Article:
In biology, the nutrient cycle is a concept that describes how nutrients move from the physical environment into living organisms and subsequently are recycled back to the physical environment. This circular movement of nutrients is essential to any given ecosystem, and it must be balanced and stable for the system to be maintained. In many cases, human activities have had a major impact on these processes, resulting in adverse effects. There are many different nutrient cycles, each with its own particular pathways, but perhaps the most important are those involving the elements carbon, oxygen, nitrogen, and phosphorus.
The Carbon Cycle
This nutrient cycle begins with photosynthesis, the process by which plants, algae, and some bacteria use energy from sunlight to combine carbon dioxide (CO2) from the atmosphere and water to form sugars, starch, fats, proteins, and other compounds that they use to build cells or store as food. In this way, plants remove carbon from the atmosphere and store it, making it available to herbivores that eat the plants. Herbivores use some of the carbon they consume to build and repair cells, so that it is stored in their bodies. The rest is used to provide energy: it is combined with oxygen from the air to form CO2, which is then exhaled, returning the carbon directly to the atmosphere.
The carbon stored in the body of a herbivore, such as a deer, can be recycled when the animal dies. Alternatively, the animal may be killed and eaten by a carnivore, such as a wolf, in which case recycling will take place when the carnivore dies. Dead plant and animal matter is decomposed by other organisms, such as fungi and bacteria. This process releases carbon, in the form of carbon dioxide, back into the atmosphere.
There are a number of complications within this general process. For example, dead organic matter can sometimes be buried under sediment, rendering the carbon unavailable to living organisms. This buried material has formed deposits of coal and oil, which humans are now exploiting as fossil fuels. The combustion of these compounds forms carbon dioxide, which is released into the atmosphere. There is a wide consensus among scientists that increasing CO2 levels resulting from the burning of fossil fuels is changing Earth's climate on a global scale.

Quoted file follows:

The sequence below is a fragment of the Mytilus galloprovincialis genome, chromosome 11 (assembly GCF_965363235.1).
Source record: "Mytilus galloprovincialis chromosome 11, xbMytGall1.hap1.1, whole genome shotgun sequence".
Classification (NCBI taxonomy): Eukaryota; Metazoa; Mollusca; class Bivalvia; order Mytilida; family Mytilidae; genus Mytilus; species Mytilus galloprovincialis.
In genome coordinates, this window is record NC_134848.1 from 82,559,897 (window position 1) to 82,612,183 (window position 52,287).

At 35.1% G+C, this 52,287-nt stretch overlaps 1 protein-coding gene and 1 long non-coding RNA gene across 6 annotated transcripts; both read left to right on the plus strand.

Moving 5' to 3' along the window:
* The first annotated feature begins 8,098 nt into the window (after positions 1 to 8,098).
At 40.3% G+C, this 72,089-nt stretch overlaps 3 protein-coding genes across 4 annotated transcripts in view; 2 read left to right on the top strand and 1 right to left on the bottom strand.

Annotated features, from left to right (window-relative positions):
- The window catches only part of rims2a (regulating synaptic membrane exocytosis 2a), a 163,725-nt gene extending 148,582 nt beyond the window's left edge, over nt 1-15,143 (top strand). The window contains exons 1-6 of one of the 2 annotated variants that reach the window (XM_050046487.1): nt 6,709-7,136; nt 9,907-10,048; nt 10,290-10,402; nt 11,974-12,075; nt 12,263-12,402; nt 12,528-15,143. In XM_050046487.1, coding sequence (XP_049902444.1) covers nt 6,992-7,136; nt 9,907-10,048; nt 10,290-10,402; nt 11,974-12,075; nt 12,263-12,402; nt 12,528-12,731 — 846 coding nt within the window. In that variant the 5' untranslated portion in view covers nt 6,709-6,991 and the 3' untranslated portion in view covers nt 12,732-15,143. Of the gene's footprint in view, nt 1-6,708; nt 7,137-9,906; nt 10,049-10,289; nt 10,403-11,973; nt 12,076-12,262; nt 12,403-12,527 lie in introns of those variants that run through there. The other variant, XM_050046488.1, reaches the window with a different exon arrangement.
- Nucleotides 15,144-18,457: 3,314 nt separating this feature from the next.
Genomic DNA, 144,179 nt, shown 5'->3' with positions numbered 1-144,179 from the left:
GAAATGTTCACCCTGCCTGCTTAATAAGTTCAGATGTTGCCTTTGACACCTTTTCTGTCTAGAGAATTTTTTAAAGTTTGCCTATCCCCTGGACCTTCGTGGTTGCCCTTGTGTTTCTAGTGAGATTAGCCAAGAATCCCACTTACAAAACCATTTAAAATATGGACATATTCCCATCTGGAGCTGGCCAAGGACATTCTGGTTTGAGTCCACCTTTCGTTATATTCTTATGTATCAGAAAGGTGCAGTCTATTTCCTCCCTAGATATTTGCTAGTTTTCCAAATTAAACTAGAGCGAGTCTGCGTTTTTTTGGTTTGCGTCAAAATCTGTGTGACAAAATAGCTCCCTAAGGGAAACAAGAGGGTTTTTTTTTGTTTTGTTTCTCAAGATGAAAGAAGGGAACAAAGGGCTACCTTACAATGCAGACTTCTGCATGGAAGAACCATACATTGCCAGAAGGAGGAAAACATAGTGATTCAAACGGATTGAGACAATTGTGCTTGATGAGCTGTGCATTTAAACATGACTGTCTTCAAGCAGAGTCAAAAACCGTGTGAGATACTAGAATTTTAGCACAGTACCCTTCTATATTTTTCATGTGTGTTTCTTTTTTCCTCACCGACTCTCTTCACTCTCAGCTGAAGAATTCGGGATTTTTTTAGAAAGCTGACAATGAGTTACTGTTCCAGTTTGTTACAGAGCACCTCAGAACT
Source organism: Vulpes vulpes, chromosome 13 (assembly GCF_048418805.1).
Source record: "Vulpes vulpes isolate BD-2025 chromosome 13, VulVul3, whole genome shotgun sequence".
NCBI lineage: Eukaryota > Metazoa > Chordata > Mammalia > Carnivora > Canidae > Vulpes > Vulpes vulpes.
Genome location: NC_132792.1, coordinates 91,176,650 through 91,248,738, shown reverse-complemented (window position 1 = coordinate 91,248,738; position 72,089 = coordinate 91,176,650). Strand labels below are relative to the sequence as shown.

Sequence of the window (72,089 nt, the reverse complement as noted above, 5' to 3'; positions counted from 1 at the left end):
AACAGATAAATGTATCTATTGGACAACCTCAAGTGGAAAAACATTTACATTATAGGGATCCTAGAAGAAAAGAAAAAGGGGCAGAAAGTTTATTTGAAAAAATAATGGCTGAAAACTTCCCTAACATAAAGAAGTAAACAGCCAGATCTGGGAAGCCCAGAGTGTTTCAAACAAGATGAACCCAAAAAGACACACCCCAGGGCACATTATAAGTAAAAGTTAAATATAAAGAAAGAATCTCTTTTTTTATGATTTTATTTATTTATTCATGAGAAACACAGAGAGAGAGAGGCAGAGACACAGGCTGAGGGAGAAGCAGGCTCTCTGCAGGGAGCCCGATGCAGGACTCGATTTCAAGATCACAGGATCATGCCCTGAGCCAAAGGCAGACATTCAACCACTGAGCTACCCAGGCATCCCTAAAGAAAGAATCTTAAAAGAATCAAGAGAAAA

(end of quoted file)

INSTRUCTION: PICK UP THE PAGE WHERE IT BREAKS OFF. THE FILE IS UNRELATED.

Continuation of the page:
Carbon can also be locked up in rocks when carbon dioxide dissolves in water. Some types of marine organisms can combine dissolved carbon dioxide with calcium to build shells consisting of calcium carbonate. When these organisms die, the shells accumulate as sediment, eventually forming limestone rock. Over vast timescales, limestone can be uplifted to the surface by geological processes, where acidic water can react with it to release CO2 back into the atmosphere.
The Oxygen Cycle
This cycle is closely related to the carbon cycle and starts in the same place: photosynthesis, which releases oxygen into the air. This, in turn, is absorbed by oxygen-breathing organisms, which combine it with carbon and release carbon dioxide into the atmosphere. The CO2 is then used in photosynthesis to release oxygen again. Carbon dioxide from other sources, such as the decomposition of dead organic material and the burning of fossil fuels, is also used in photosynthesis, producing oxygen.
The Nitrogen Cycle